Published on November 23rd, 2010 by Alan L Sklover
Question: Can I get fired for refusing to work on my days off, which are Saturday and Sunday?
Brooklyn, New York
Answer: Eddie, unless you have a written employment contract that says you will only be required to work on weekdays, your employer can say to you, in these words or other words, “Eddie, our company’s needs have changed. We now need you to work on Saturdays and Sundays.”
And bear in mind, Eddie, you can also say to your employer, “Boss, my needs have changed. From now on I can not work on Tuesdays, Wednesdays or Saturdays.”
If you cannot work on the days your employer now needs, or if your employer does not permit you to take off days that you need to take off – that is, if you and your employer cannot find an agreeable compromise – either you, or your employer, can simply end the employment relation. In that case, you can find a new employer, and your employer can find a new employee. It is that simple, and it is that “fair.”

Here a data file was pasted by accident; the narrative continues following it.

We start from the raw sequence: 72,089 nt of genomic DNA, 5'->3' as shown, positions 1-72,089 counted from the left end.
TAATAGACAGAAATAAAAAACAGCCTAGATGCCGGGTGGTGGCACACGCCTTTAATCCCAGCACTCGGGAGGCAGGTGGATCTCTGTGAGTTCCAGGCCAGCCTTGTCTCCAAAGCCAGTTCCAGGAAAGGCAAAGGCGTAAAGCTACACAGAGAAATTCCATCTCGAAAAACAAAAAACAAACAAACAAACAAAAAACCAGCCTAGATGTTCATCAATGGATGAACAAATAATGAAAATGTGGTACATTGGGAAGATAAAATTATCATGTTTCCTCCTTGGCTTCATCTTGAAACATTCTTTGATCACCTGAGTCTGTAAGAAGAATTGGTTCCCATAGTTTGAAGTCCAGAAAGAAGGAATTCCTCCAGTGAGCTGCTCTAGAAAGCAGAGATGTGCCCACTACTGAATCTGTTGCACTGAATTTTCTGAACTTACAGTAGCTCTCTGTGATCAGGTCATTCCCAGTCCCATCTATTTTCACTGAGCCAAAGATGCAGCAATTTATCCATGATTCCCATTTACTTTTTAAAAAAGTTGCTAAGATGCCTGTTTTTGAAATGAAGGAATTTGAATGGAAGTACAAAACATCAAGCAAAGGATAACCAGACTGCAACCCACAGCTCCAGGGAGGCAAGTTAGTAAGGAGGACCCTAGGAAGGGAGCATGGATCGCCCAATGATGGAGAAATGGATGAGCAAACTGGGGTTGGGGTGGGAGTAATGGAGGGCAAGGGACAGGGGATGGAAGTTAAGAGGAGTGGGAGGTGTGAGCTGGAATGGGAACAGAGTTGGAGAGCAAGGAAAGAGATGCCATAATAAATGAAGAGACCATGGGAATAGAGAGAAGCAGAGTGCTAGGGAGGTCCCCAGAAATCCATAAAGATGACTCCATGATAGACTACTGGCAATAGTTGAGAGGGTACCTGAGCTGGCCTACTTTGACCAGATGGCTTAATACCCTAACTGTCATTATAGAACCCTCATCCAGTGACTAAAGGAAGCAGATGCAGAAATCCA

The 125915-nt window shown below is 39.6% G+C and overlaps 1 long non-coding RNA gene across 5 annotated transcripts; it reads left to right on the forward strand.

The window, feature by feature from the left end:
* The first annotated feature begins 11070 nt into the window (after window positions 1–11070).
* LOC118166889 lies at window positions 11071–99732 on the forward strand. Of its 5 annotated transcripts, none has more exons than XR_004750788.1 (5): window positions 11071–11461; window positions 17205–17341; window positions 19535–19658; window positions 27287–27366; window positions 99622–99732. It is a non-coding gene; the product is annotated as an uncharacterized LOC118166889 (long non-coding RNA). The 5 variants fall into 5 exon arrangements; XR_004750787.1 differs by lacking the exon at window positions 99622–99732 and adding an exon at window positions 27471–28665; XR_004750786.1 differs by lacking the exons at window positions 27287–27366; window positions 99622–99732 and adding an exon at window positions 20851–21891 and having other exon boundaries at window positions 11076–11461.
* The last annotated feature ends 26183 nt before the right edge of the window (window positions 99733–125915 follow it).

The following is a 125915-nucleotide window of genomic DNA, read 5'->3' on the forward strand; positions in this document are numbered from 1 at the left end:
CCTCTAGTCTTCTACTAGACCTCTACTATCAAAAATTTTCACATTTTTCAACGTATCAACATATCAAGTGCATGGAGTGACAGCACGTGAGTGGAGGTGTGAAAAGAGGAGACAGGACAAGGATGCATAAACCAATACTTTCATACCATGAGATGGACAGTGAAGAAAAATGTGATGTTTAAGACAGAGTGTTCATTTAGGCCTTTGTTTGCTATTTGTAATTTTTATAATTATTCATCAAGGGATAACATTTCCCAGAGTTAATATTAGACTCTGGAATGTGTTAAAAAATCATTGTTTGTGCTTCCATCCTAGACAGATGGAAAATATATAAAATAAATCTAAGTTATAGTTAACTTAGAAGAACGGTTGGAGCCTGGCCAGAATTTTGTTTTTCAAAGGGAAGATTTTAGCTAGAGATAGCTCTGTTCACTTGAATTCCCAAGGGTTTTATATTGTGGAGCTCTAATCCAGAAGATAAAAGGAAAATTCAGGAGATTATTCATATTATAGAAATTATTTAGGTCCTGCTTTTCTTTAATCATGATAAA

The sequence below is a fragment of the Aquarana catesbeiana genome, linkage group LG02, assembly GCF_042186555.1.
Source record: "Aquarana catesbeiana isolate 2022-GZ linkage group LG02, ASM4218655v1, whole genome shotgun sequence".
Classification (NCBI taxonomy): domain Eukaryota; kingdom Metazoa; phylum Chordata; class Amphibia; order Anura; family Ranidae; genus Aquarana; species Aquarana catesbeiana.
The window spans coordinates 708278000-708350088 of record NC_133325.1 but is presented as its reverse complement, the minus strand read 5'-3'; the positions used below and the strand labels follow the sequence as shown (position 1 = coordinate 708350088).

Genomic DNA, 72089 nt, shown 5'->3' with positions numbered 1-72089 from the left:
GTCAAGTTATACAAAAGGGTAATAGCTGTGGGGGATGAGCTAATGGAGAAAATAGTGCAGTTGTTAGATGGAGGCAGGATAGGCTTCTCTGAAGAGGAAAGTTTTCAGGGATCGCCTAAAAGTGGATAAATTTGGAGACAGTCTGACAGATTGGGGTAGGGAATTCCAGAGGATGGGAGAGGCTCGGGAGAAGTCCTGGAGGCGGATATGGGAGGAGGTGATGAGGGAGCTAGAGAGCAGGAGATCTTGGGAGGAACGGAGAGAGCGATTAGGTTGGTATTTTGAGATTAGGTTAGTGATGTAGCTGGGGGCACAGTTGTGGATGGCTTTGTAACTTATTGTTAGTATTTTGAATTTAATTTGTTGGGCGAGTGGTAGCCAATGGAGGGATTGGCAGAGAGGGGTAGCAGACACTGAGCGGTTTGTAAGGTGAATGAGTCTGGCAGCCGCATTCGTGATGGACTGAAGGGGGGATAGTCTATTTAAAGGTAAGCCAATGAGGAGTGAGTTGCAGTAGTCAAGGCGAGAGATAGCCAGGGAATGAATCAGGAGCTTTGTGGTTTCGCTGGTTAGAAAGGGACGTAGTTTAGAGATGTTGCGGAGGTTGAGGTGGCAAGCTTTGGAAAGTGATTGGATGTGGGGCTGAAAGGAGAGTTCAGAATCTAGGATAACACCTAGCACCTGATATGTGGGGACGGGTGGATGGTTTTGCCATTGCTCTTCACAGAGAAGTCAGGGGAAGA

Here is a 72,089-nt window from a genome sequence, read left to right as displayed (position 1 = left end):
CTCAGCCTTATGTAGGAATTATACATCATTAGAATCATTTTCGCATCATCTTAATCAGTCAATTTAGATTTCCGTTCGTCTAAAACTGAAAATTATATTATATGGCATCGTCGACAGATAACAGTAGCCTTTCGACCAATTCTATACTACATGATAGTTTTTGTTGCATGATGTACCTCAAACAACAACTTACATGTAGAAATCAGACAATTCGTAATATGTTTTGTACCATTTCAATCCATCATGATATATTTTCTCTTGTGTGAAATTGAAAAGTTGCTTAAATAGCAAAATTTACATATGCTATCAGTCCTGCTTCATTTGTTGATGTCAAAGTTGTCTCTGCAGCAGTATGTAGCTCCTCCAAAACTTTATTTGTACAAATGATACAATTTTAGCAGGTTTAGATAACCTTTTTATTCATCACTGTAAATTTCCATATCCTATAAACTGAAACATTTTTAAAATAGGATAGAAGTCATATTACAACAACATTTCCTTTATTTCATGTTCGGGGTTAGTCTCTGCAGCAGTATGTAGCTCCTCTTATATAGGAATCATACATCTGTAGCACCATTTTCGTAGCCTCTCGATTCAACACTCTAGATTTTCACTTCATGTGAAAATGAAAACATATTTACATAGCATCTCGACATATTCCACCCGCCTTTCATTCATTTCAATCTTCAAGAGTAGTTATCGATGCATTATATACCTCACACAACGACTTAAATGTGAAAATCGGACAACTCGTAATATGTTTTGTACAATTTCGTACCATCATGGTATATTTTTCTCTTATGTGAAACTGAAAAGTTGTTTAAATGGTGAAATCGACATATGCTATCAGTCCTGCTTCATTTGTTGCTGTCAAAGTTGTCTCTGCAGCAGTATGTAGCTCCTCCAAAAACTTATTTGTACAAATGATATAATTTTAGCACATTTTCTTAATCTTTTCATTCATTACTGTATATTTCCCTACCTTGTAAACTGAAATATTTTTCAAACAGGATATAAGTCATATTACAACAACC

Many people don’t find this fair, mostly because at this time it seems so much harder for an employee to find a job than it is for an employer to fill a job. But it’s not always that way. Sometimes and in some situations it is the employer who finds it unfair.
By the way, everything is negotiable. I have no doubt that, if your employer finds you to be their number 1, number 2 or number 3 employee, in terms of value to them, they will not terminate you for this reason. The idea to keep in mind is “How can I be that highly-valued employee, so I can take weekends off?” This kind of thinking is the best kind, as it gives you the negotiating leverage to get whatever it is you want, including keeping your job.
Hope this is helpful to you.
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Best, Al Sklover
P.S.: If you would like to speak with me directly about this or other workplace-related subjects, I am available for 30-minute, 60-minute, or 120-minute telephone consultations. (Even 5-minute “Just One Question” calls). Just [click here.] Evenings and weekends can be accommodated.
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